Yankees Lose More Than Game In Brawl

So it was an old fashioned “Base-brawl” at Yankee Stadium Tuesday evening and it could have been avoided had Jorge Posada realized that the post season is more important than precipitating an altercation with a game that meant nothing. Because the Yankees are heading to post season play and the Toronto Blue Jays are just playing out the schedule

Wednesday evening at Yankee Stadium it was baseball again. Yankees manager Joe Girardi had little evidence of the brawl left that left him n with a black eye and cut. The end result of an ugly brawl was Bob Watson, the Major League Baseball Vice President of On-Field Operations handing out the expected suspensions.

Yankees Catcher Jorge Posada and Blue Jays pitcher Jesse Carlson have been suspended for three games. Shelley Duncan, the reserve gets a three-game suspension, Yankees hitting coach Kevin Long and pitcher Edwar Ramirez were handed undisclosed fines. All warranted of course because Posada, a family man with morals should have known better.

Posada took his own action, thought about putting an elbow at Carlson when he rounded the bases Tuesday evening before coming home. He will accept the repercussions, because at this of year, when the only significance left was Yankees home field advantage in the playoffs, there was no need for retaliation about a close pitch Carlson threw in the top of the eighth inning.

All was calm in the Yankees clubhouse before they took the field and won a 5-4 bottom of the ninth walk-off win over the Blue Jays, their 14th such win of the season and Major League leading 48th comeback win. “There were no warnings issued from the umpires before the game,” commented Girardi.  “They obviously thought it was over.”

And thankfully it is over and that the Yankees and Blue Jays don’t meet again until next June up in Toronto.  Now the Yankees embark on a late season west coast swing that takes them to Seattle, and then three with the Angels out in Los Angeles, a possible post season opponent.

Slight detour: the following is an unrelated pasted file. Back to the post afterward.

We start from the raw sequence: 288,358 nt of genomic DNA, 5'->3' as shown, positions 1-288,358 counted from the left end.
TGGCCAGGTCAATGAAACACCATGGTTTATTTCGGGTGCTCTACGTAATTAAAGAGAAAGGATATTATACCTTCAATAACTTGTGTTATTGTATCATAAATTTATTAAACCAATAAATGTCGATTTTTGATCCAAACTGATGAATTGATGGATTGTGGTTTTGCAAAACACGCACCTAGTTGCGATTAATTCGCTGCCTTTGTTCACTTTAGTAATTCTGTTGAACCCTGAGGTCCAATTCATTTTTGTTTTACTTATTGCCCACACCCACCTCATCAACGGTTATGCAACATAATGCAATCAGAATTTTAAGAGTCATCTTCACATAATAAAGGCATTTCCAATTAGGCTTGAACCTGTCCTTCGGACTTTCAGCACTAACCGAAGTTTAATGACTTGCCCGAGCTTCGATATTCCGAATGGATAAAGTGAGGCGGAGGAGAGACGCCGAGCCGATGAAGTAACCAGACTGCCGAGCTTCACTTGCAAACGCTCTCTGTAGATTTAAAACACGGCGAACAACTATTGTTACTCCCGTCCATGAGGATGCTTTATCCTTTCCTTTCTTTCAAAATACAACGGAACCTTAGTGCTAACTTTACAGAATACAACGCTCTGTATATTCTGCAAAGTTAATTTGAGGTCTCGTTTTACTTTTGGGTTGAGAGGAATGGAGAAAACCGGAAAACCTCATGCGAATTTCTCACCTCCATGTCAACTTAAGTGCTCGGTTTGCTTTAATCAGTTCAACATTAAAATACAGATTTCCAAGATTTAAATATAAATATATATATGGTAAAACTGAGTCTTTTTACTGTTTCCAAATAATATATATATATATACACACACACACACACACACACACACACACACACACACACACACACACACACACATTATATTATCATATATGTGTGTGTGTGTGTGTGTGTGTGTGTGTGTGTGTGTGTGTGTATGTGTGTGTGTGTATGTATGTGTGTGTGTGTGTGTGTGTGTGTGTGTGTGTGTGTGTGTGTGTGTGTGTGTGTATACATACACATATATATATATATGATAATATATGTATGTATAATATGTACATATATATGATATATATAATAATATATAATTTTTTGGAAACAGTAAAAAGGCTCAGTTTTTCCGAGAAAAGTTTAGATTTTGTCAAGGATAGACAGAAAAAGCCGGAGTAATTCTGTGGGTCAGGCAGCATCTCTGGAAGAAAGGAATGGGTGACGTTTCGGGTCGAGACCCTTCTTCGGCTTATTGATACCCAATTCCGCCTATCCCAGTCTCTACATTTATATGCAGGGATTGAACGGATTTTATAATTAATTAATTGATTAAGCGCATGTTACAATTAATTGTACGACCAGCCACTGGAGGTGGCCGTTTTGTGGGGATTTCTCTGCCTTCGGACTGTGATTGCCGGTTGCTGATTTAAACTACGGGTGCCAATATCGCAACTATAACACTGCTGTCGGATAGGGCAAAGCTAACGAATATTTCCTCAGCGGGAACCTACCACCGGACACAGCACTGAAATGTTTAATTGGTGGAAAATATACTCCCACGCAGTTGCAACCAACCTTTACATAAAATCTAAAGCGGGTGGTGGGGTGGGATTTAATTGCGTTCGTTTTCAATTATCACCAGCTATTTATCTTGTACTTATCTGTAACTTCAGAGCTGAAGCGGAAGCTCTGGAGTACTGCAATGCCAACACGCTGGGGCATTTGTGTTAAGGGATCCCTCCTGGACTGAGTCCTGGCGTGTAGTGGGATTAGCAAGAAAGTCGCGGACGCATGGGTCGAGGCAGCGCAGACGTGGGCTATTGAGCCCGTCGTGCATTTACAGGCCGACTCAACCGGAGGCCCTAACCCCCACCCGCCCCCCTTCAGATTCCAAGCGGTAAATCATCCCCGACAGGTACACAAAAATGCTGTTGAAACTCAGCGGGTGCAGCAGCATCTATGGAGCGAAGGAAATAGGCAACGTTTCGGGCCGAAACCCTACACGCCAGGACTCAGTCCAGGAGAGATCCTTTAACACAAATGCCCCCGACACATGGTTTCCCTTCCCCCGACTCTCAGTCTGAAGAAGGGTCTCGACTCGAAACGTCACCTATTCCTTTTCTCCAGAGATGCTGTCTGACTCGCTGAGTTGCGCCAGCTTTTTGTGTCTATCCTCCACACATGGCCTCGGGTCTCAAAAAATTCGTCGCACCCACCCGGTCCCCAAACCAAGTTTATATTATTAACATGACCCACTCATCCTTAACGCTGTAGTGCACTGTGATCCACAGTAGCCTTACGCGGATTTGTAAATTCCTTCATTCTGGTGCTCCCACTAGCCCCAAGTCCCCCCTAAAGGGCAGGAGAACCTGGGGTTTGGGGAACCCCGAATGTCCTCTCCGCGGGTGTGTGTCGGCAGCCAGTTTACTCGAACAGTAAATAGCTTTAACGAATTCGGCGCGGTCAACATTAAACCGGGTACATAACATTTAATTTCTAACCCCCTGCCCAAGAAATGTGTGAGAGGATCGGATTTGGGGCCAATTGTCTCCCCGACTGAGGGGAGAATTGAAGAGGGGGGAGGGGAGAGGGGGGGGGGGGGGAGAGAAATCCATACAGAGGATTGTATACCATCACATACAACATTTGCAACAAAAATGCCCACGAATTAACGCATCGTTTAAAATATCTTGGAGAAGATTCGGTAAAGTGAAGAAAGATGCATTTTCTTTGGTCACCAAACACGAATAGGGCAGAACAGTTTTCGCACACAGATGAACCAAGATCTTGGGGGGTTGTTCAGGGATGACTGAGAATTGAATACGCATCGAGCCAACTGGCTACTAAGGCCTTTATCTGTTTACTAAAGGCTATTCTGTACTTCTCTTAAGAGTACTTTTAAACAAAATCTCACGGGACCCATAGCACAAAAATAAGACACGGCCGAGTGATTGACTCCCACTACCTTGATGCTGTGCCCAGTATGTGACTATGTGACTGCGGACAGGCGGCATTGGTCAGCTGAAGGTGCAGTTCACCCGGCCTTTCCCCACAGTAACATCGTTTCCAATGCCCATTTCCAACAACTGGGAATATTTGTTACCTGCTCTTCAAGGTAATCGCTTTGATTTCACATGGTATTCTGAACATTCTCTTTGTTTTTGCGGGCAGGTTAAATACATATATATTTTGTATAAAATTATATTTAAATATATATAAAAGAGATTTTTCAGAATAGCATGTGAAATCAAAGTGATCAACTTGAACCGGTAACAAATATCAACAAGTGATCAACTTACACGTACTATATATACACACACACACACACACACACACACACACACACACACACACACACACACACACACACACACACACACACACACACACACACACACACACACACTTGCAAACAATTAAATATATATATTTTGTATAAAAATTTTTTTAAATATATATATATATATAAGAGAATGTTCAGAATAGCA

“We have put it behind us,” said Yankees pitcher Mark Melancon who drilled Toronto’s Aaron Hill in the top of the inning Tuesday evening, a pitch that was not intentional.  Then Carlson in the bottom of the inning threw a pitch behind Posada that may have been retaliation.

But we should not be talking about brawls on the field this time of year. Instead it should be about pennant races. Both teams on the field, and this time it is 35 men with expanded rosters. Not even the best boxing judge could score this one, a reason why Watson handed out the appropriate suspensions and fines.

“I was there to be a good teammate,” said Ramirez who grabbed the chest protector of Toronto catcher Rod Barajas who was on the bottom of a pile of players at home plate looking to avoid injury.

So the Yankees will adjust without Posada the next few days. Girardi seems fine with using Jose Molina and Franciso Cervelli. “It’s nice to win a game and feel like you can put what happened behind us,” said the Yankees manager.  Cervelli put all of the fireworks of the night before to bed with the walk-off single win through the hole at short that scored the speedy Brett Gardner who got on base and stole second.

Some will say the Yankees are the bad guys.  Posada certainly left that impression with his actions in a game that was meaningless in the standings.  Oh, one more point of interest. The rival Boston Red Sox come to the Bronx next week.

And if Boston continues to win ballgames, like they are doing now, and if the Yankees hit a tailspin on this late season west coast swing, well there could be a late season pennant race but hopefully not another “base-brawl” at Yankee Stadium.

e-mail Rich Mancuso: [email protected] .

About the Author

Rich Mancuso

Rich Mancuso is a regular contributor at NY Sports Day, covering countless New York Mets, Yankees, and MLB teams along with some of the greatest boxing matches over the years. He is an award winning sports journalist and previously worked for The Associated Press, New York Daily News, Gannett, and BoxingInsider.com, in a career that spans almost 40 years.

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